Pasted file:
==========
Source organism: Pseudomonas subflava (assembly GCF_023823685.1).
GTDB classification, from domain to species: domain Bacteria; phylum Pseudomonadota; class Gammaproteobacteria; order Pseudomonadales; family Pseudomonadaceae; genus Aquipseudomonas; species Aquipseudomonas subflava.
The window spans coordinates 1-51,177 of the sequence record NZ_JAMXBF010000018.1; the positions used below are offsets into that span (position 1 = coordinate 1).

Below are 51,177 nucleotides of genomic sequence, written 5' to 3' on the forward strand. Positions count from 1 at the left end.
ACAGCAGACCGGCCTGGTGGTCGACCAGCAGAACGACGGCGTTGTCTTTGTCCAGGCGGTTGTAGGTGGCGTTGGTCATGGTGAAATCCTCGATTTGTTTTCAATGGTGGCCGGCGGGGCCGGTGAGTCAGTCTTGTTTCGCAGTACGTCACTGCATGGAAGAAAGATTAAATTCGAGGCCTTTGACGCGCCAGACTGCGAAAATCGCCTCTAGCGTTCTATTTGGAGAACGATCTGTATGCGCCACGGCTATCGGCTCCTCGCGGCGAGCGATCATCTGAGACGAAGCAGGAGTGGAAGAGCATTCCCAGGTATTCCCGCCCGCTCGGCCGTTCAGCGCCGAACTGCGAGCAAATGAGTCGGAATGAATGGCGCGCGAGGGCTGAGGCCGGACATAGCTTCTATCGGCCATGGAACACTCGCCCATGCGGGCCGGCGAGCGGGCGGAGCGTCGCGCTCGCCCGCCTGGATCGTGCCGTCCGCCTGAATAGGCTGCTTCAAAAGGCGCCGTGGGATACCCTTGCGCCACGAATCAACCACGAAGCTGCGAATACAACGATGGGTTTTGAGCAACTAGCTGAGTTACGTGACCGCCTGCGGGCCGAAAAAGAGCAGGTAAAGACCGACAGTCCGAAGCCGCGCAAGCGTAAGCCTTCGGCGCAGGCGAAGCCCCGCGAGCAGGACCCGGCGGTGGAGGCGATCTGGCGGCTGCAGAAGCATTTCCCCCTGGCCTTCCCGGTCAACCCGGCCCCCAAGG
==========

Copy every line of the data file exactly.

Source organism: Pseudomonas subflava (assembly GCF_023823685.1).
GTDB classification, from domain to species: domain Bacteria; phylum Pseudomonadota; class Gammaproteobacteria; order Pseudomonadales; family Pseudomonadaceae; genus Aquipseudomonas; species Aquipseudomonas subflava.
The window spans coordinates 1-51,177 of the sequence record NZ_JAMXBF010000018.1; the positions used below are offsets into that span (position 1 = coordinate 1).

Below are 51,177 nucleotides of genomic sequence, written 5' to 3' on the forward strand. Positions count from 1 at the left end.
ACAGCAGACCGGCCTGGTGGTCGACCAGCAGAACGACGGCGTTGTCTTTGTCCAGGCGGTTGTAGGTGGCGTTGGTCATGGTGAAATCCTCGATTTGTTTTCAATGGTGGCCGGCGGGGCCGGTGAGTCAGTCTTGTTTCGCAGTACGTCACTGCATGGAAGAAAGATTAAATTCGAGGCCTTTGACGCGCCAGACTGCGAAAATCGCCTCTAGCGTTCTATTTGGAGAACGATCTGTATGCGCCACGGCTATCGGCTCCTCGCGGCGAGCGATCATCTGAGACGAAGCAGGAGTGGAAGAGCATTCCCAGGTATTCCCGCCCGCTCGGCCGTTCAGCGCCGAACTGCGAGCAAATGAGTCGGAATGAATGGCGCGCGAGGGCTGAGGCCGGACATAGCTTCTATCGGCCATGGAACACTCGCCCATGCGGGCCGGCGAGCGGGCGGAGCGTCGCGCTCGCCCGCCTGGATCGTGCCGTCCGCCTGAATAGGCTGCTTCAAAAGGCGCCGTGGGATACCCTTGCGCCACGAATCAACCACGAAGCTGCGAATACAACGATGGGTTTTGAGCAACTAGCTGAGTTACGTGACCGCCTGCGGGCCGAAAAAGAGCAGGTAAAGACCGACAGTCCGAAGCCGCGCAAGCGTAAGCCTTCGGCGCAGGCGAAGCCCCGCGAGCAGGACCCGGCGGTGGAGGCGATCTGGCGGCTGCAGAAGCATTTCCCCCTGGCCTTCCCGGTCAACCCGGCCCCCAAGG